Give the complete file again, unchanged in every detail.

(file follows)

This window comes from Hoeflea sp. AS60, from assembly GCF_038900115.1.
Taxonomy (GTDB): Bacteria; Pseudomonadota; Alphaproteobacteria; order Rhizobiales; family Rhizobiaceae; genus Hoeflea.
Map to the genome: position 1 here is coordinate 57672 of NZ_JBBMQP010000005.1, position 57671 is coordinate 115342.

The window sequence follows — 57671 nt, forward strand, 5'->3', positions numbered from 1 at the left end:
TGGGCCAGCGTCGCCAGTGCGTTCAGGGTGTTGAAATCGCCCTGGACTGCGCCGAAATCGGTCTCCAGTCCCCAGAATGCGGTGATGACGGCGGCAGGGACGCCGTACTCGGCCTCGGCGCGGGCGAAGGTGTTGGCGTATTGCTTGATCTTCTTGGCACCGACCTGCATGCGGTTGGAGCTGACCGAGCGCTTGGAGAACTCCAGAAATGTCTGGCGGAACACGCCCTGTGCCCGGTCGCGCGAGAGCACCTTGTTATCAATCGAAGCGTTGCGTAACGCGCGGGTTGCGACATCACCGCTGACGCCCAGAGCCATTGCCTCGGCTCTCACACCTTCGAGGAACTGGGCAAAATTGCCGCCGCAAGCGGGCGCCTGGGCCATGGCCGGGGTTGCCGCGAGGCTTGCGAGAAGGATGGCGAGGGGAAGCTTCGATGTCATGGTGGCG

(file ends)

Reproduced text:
This window comes from Hoeflea sp. AS60, from assembly GCF_038900115.1.
Taxonomy (GTDB): Bacteria; Pseudomonadota; Alphaproteobacteria; order Rhizobiales; family Rhizobiaceae; genus Hoeflea.
Map to the genome: position 1 here is coordinate 57672 of NZ_JBBMQP010000005.1, position 57671 is coordinate 115342.

The window sequence follows — 57671 nt, forward strand, 5'->3', positions numbered from 1 at the left end:
TGGGCCAGCGTCGCCAGTGCGTTCAGGGTGTTGAAATCGCCCTGGACTGCGCCGAAATCGGTCTCCAGTCCCCAGAATGCGGTGATGACGGCGGCAGGGACGCCGTACTCGGCCTCGGCGCGGGCGAAGGTGTTGGCGTATTGCTTGATCTTCTTGGCACCGACCTGCATGCGGTTGGAGCTGACCGAGCGCTTGGAGAACTCCAGAAATGTCTGGCGGAACACGCCCTGTGCCCGGTCGCGCGAGAGCACCTTGTTATCAATCGAAGCGTTGCGTAACGCGCGGGTTGCGACATCACCGCTGACGCCCAGAGCCATTGCCTCGGCTCTCACACCTTCGAGGAACTGGGCAAAATTGCCGCCGCAAGCGGGCGCCTGGGCCATGGCCGGGGTTGCCGCGAGGCTTGCGAGAAGGATGGCGAGGGGAAGCTTCGATGTCATGGTGGCG